I was wondering if you could give me your thoughts on GEOS-Chem scalability? I'm about to purchase some new servers, and the default would be 6 dual core servers, so 12 processors total. I see a huge difference in my 4p vs. 8p machines, but I'm wondering if there's much advantage going beyond that to 12p. My sense from past discussions is that GC does not scale very well.

Jack Yatteau replied:

First, if you’re getting Intel processors with hyperthreading, your 2 socket hex core system will look as if it has 24 processors under Linux. We’re current using 2 socket quad core systems that appear to have 16 processors under Linux. Codes run almost twice as fast up to 8 threads, and run about the same speed at 16 threads, meaning, an 8p job will run faster on the newer system than on a older 2 socket quad core system without hyperthreading at about the clock speed, but two 8p jobs running simultaneously will each run at about the same speed as they would on the older systems. So the system appears to slow down as you add more than 8 threads. On a hex core system, the threshold would be at 12 threads. So you’ll have a difficult time making sense of timing tests if you use one of the newer systems unless you disable hyperthreading, in which case you might as well limit the number of threads to 12 and leave hyperthreading enabled.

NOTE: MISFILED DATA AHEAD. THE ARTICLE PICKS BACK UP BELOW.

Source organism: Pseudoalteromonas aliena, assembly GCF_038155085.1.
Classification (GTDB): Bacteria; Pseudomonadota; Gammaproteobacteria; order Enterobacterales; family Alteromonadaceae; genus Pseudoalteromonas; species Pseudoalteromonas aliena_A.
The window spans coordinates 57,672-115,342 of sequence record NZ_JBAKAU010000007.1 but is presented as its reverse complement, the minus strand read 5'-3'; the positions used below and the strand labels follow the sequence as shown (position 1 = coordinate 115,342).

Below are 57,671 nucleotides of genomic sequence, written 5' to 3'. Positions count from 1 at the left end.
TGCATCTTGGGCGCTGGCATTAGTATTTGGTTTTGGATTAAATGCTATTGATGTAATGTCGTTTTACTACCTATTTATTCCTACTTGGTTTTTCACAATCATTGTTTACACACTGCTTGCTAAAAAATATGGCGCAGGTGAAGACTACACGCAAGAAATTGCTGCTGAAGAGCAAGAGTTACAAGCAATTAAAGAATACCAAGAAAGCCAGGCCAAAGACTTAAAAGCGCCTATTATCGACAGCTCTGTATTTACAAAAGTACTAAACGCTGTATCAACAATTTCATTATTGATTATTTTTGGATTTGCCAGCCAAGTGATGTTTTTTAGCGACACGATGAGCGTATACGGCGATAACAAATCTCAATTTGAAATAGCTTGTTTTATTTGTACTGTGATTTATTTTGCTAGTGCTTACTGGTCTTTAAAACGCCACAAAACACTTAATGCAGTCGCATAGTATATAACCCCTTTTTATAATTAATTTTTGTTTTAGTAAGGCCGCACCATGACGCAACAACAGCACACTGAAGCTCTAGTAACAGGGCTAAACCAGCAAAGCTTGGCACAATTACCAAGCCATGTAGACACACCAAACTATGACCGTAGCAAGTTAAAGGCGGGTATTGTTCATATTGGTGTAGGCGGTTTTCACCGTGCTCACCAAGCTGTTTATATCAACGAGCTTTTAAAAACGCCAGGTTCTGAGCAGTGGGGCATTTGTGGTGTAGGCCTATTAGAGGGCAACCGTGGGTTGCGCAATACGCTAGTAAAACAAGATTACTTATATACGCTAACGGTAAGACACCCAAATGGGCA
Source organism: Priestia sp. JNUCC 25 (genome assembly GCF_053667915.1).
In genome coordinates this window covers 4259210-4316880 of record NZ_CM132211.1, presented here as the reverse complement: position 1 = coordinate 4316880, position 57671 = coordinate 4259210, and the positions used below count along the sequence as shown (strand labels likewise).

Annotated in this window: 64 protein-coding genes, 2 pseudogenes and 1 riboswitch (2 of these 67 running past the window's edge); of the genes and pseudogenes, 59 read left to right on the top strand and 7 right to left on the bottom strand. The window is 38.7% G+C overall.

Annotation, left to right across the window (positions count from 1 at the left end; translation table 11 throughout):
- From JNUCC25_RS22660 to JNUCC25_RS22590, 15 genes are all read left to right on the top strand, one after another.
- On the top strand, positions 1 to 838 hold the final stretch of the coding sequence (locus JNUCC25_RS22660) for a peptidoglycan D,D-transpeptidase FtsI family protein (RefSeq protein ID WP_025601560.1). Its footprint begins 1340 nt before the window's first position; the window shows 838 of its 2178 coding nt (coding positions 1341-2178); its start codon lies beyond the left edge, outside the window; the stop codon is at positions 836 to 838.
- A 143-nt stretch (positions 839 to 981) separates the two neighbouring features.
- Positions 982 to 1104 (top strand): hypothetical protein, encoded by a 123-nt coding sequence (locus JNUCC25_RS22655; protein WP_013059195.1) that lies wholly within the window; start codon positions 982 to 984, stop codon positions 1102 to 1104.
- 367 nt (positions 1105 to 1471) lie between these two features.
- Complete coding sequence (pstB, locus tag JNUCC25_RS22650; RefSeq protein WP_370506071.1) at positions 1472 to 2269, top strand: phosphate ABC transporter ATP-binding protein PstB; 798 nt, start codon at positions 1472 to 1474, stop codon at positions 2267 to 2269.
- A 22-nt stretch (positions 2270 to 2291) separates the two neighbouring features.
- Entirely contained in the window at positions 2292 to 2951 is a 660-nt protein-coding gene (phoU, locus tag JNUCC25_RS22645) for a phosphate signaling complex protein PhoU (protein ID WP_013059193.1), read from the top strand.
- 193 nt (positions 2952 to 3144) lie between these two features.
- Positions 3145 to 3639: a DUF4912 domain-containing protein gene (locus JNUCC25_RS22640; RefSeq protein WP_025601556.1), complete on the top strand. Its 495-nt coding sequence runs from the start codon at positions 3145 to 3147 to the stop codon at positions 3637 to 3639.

I measured scaling 5 years ago using a 16 processor Origin 2000 and a 12 processor Altix and you can see the results and my analysis of them in this Powerpoint presentation.
Since then I’ve run tests at 4x5 resolution on dual core Opteron processors up to 16 cores and on modern Xeon systems up to 8p. GEOS-Chem still runs about 1.5-1.6 times faster on 8 threads than on 4 threads. In our environment, it matters more how many runs get completed. Even if we could get a job to run 25% faster on 16 threads than on 8 threads, we’d be better off running 2 simultaneous jobs each using 8 threads. Also, be aware that at 2x2.5 resolution GEOS-Chem doesn’t scale as well, since more time is spend doing transport, and the transport code doesn’t scale as well as the chemistry code.
Finally, we’ve done very well using dual socket systems since for the past several years computers have been designed with high bandwidth to memory for pairs of processors. Going to more than 2 sockets (e.g. 4 quad or hex core systems), the bandwidth between 2 or more pairs of processors drops, and I’d expect that to slow down SMP jobs whose threads don’t all run on the same pair. So my recommendation would be to stick to 2 socket systems and use the savings to add more of them. Plus, maybe I’ve convinced you that you’ll be getting a machine with 3 times the capability of an older dual quad-core system.

--Bob Y. 13:09, 12 August 2010 (EDT)